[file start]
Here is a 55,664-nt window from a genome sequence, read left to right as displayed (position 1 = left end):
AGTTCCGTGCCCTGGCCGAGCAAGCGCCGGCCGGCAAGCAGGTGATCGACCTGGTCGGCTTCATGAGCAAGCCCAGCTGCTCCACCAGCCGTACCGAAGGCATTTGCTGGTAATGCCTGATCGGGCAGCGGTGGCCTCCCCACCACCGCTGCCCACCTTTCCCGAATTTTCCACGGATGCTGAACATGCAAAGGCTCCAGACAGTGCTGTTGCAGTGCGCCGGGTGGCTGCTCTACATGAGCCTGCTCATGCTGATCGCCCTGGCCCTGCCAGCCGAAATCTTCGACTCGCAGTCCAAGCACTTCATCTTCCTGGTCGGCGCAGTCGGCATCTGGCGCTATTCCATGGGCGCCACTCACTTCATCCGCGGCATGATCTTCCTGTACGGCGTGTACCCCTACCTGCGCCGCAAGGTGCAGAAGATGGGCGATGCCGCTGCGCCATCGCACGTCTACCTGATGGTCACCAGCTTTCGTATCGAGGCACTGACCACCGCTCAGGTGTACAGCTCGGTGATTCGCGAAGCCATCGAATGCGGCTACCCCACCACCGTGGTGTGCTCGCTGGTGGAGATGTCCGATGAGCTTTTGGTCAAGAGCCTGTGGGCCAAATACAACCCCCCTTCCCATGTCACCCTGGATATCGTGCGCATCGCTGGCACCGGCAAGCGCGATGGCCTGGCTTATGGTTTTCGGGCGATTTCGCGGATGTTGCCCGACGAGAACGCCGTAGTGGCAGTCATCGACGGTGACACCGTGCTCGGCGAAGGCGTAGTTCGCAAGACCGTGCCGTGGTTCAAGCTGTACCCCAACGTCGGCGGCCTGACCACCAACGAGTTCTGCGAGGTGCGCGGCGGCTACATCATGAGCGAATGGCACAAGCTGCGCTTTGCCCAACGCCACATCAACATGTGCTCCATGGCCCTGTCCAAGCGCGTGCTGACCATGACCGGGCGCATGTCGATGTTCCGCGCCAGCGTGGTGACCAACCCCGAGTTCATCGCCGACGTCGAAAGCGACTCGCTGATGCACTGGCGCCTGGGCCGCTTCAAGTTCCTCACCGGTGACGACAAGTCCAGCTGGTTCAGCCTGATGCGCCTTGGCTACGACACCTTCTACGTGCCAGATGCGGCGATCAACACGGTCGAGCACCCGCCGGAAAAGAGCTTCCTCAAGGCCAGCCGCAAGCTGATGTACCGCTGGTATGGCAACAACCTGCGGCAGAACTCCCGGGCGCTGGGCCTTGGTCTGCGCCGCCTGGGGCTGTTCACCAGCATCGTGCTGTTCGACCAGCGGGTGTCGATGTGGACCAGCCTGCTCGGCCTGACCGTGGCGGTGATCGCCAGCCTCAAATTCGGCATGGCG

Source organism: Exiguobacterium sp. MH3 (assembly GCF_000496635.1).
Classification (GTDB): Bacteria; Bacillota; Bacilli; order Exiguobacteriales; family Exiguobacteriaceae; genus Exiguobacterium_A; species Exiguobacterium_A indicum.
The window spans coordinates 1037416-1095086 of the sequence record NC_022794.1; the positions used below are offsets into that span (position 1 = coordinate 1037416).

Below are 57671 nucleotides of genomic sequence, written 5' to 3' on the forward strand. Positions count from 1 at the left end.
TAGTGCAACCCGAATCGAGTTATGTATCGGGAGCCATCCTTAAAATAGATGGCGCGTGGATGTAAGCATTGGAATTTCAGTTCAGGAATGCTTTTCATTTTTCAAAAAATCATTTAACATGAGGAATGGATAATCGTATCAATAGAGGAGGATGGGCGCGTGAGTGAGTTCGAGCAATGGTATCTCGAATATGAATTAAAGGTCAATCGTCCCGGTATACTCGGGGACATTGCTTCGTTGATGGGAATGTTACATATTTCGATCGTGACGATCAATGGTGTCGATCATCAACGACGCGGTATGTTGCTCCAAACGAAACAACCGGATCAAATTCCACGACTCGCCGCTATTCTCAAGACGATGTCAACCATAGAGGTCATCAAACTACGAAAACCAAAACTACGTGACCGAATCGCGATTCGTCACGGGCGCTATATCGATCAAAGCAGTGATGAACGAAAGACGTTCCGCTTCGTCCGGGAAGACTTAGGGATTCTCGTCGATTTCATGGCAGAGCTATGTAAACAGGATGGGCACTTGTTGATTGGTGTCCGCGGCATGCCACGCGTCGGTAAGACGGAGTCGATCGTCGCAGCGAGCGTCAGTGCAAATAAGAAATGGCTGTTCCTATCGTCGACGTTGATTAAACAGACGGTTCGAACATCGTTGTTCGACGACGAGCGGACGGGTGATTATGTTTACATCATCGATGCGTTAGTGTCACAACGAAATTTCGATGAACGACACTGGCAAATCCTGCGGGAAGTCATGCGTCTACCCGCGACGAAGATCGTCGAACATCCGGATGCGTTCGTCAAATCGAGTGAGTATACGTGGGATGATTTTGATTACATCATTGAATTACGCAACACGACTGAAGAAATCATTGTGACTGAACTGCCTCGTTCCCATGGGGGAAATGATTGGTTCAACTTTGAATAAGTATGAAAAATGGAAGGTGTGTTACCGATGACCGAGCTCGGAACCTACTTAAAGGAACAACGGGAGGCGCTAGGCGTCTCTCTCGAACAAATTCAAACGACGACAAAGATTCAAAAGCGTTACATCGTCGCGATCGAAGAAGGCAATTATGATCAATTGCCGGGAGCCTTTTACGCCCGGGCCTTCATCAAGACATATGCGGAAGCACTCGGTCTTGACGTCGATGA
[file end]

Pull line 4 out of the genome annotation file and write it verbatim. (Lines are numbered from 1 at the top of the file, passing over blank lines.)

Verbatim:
Classification (GTDB): Bacteria; Bacillota; Bacilli; order Exiguobacteriales; family Exiguobacteriaceae; genus Exiguobacterium_A; species Exiguobacterium_A indicum.